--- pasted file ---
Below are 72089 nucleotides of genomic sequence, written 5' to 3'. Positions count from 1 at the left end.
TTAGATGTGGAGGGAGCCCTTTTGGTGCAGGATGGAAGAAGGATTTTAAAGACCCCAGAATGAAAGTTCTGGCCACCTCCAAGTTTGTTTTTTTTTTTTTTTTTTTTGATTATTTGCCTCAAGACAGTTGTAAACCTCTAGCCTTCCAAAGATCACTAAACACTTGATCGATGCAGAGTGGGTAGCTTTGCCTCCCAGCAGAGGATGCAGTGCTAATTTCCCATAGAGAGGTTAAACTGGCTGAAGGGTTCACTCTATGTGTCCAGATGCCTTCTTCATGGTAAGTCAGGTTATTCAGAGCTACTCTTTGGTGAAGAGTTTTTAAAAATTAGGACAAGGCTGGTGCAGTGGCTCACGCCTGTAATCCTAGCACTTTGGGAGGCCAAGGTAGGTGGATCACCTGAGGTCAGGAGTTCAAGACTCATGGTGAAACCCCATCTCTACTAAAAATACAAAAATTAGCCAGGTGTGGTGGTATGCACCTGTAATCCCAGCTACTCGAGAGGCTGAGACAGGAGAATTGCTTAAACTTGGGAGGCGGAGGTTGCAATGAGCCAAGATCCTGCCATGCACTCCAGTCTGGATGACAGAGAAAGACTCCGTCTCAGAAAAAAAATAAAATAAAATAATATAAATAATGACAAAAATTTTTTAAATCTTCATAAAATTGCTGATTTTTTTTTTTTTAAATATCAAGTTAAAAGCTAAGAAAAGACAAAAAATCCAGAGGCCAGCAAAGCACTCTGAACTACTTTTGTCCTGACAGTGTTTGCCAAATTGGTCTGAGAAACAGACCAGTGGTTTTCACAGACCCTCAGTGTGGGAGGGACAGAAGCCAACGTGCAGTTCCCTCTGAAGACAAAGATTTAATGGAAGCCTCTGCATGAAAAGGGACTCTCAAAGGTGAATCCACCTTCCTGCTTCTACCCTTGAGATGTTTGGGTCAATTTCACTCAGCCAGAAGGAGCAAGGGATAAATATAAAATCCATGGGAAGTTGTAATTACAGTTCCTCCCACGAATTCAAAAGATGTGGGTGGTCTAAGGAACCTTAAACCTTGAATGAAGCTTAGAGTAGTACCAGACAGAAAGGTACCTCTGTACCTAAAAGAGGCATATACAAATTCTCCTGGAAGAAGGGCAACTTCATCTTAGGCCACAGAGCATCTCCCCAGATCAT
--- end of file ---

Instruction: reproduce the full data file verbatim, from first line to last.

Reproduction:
Below are 72089 nucleotides of genomic sequence, written 5' to 3'. Positions count from 1 at the left end.
TTAGATGTGGAGGGAGCCCTTTTGGTGCAGGATGGAAGAAGGATTTTAAAGACCCCAGAATGAAAGTTCTGGCCACCTCCAAGTTTGTTTTTTTTTTTTTTTTTTTTGATTATTTGCCTCAAGACAGTTGTAAACCTCTAGCCTTCCAAAGATCACTAAACACTTGATCGATGCAGAGTGGGTAGCTTTGCCTCCCAGCAGAGGATGCAGTGCTAATTTCCCATAGAGAGGTTAAACTGGCTGAAGGGTTCACTCTATGTGTCCAGATGCCTTCTTCATGGTAAGTCAGGTTATTCAGAGCTACTCTTTGGTGAAGAGTTTTTAAAAATTAGGACAAGGCTGGTGCAGTGGCTCACGCCTGTAATCCTAGCACTTTGGGAGGCCAAGGTAGGTGGATCACCTGAGGTCAGGAGTTCAAGACTCATGGTGAAACCCCATCTCTACTAAAAATACAAAAATTAGCCAGGTGTGGTGGTATGCACCTGTAATCCCAGCTACTCGAGAGGCTGAGACAGGAGAATTGCTTAAACTTGGGAGGCGGAGGTTGCAATGAGCCAAGATCCTGCCATGCACTCCAGTCTGGATGACAGAGAAAGACTCCGTCTCAGAAAAAAAATAAAATAAAATAATATAAATAATGACAAAAATTTTTTAAATCTTCATAAAATTGCTGATTTTTTTTTTTTTAAATATCAAGTTAAAAGCTAAGAAAAGACAAAAAATCCAGAGGCCAGCAAAGCACTCTGAACTACTTTTGTCCTGACAGTGTTTGCCAAATTGGTCTGAGAAACAGACCAGTGGTTTTCACAGACCCTCAGTGTGGGAGGGACAGAAGCCAACGTGCAGTTCCCTCTGAAGACAAAGATTTAATGGAAGCCTCTGCATGAAAAGGGACTCTCAAAGGTGAATCCACCTTCCTGCTTCTACCCTTGAGATGTTTGGGTCAATTTCACTCAGCCAGAAGGAGCAAGGGATAAATATAAAATCCATGGGAAGTTGTAATTACAGTTCCTCCCACGAATTCAAAAGATGTGGGTGGTCTAAGGAACCTTAAACCTTGAATGAAGCTTAGAGTAGTACCAGACAGAAAGGTACCTCTGTACCTAAAAGAGGCATATACAAATTCTCCTGGAAGAAGGGCAACTTCATCTTAGGCCACAGAGCATCTCCCCAGATCAT